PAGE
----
The word "situated", however, as used in section 10, article XIII of the Constitution and section 404 of the Revenue and Taxation Code is synonymous with "situs"; it means having such contacts as confer jurisdiction to tax. ( Brock Co. v. Board of Supervisors, 8 Cal.2d 286 [ 65 P.2d 791, 110 A.L.R. 700]; Town of Cady v. Alexander Constr. Co., 12 Wis.2d 236 [ 107 N.W.2d 267, 108 N.W.2d 145]; City of Dallas v. Texas Prudential Ins. Co., 156 Tex. 36 [ 291 S.W.2d 693].) Plaintiff admits that under Braniff Airways, Inc. v. Nebraska State Board of Equalization, supra, 347 U.S. 590 [98 L.Ed. 967, 74 S.Ct. 757], a properly apportioned value of its aircraft has a taxable situs in this state.  Past decisions have implicitly, if not expressly, determined that the situs of such property within the state is in the county in which it is present on a regular and ascertainable portion of its life. ( Flying Tiger Line, Inc. v. County of Los Angeles, 51 Cal.2d 314 [ 333 P.2d 323]; Slick Airways, Inc. v. County of Los Angeles, 140 Cal.App.2d 311 [ 295 P.2d 46].)  The fact that section 14, article XIII of the Constitution providing for the centralized assessment of railroad, utility, and certain other types of property fails to include aircraft cannot be taken as an intention to exempt such property from taxation. It is a constitutional mandate (§ 1, art. XIII), implemented by legislation (Rev. Tax. Code, §§ 201, 401, 404), that all property, not otherwise exempt, shall bear its fair and equal burden of taxation. ( Feather River Power Co. v. State Board of Equalization, 206 Cal. 486 [ 274 P. 962].) There are no constitutional or statutory provisions exempting interstate migratory flight equipment.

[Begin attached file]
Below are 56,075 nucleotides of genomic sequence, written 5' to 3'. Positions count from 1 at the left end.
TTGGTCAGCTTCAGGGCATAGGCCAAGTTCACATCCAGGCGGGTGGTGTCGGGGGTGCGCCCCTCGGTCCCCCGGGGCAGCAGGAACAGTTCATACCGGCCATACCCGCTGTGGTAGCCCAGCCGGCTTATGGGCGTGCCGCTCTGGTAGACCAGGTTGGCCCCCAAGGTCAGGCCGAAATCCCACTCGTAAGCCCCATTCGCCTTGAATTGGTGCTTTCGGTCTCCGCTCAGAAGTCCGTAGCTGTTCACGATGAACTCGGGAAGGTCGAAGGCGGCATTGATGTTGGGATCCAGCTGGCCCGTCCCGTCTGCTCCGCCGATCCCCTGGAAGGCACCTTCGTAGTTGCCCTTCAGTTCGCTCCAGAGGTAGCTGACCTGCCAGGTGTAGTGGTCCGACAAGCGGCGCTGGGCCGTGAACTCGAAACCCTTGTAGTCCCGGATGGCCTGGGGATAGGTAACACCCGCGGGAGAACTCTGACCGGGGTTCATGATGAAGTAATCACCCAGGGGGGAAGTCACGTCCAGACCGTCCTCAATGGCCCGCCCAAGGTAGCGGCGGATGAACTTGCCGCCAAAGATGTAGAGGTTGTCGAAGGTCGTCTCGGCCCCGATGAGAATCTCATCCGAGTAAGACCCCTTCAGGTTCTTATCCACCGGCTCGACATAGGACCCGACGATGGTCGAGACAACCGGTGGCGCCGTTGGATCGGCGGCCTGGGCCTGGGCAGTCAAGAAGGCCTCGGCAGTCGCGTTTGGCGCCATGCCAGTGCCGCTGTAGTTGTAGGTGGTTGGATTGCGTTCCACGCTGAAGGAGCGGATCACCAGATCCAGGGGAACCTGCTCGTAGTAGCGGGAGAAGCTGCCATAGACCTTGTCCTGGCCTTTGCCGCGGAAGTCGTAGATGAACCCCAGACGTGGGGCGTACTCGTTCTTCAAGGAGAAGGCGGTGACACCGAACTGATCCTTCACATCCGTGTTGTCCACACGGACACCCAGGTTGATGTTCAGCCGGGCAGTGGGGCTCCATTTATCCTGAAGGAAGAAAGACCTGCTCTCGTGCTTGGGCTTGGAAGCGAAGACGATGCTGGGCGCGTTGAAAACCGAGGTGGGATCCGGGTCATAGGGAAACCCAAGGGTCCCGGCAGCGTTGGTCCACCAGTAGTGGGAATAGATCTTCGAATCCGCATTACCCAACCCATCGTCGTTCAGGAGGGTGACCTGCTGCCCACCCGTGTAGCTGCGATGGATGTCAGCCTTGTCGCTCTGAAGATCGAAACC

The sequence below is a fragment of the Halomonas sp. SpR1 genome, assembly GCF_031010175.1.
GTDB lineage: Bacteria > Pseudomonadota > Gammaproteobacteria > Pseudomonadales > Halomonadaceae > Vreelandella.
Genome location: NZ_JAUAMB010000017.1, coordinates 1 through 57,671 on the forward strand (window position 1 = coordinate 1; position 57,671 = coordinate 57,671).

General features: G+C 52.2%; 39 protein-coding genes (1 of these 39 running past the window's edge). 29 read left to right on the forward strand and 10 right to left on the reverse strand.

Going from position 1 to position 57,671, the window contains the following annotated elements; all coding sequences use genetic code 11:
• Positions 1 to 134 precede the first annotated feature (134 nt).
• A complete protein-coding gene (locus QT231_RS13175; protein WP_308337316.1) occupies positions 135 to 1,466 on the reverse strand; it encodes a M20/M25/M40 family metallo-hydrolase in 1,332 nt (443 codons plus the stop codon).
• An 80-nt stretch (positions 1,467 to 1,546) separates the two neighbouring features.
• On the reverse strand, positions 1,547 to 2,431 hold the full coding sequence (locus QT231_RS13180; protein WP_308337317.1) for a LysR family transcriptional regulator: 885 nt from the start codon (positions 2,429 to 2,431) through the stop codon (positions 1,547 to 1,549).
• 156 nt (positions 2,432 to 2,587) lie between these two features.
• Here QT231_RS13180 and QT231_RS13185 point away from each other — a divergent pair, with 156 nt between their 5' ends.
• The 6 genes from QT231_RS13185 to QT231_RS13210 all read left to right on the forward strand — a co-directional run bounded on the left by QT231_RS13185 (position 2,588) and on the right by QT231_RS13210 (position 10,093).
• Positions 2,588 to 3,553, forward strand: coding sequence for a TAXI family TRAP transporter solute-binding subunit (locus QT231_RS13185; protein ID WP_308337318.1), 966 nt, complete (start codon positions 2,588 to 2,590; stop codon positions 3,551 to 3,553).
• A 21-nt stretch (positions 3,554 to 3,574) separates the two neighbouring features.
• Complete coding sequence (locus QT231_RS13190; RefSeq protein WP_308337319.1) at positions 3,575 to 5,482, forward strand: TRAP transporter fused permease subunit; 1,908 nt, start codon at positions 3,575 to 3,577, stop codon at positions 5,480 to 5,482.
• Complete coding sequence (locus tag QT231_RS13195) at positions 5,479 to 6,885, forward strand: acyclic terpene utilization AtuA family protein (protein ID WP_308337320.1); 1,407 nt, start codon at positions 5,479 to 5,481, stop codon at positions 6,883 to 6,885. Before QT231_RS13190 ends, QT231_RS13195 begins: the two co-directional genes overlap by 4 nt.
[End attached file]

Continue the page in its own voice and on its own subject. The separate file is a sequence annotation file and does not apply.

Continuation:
The cases of People v. Niles, 35 Cal. 282; Rosasco v. County of Tuolumne, 143 Cal. 430 [ 77 P. 148]; Church v. City of Los Angeles, 96 Cal.App.2d 89 [ 214 P.2d 550], and Brock Co. v. Board of Supervisors, supra, 8 Cal.2d 286, cited by plaintiff do not support its narrow definition of the word "situated." They merely hold that temporary presence of property on lien date does not confer jurisdiction to tax ( People v. Niles, supra; Rosasco v. County of Tuolumne, supra; Church v. City of Los Angeles, supra), and, conversely, that temporary absence on tax day does not terminate taxable situs. ( Brock Co. v. Board of Supervisors, supra.) They do not deal with the situs of migratory property habitually employed in a county.
 We conclude that a portion of the value of plaintiff's flight equipment was "situated" in and subject to taxation by defendant-county.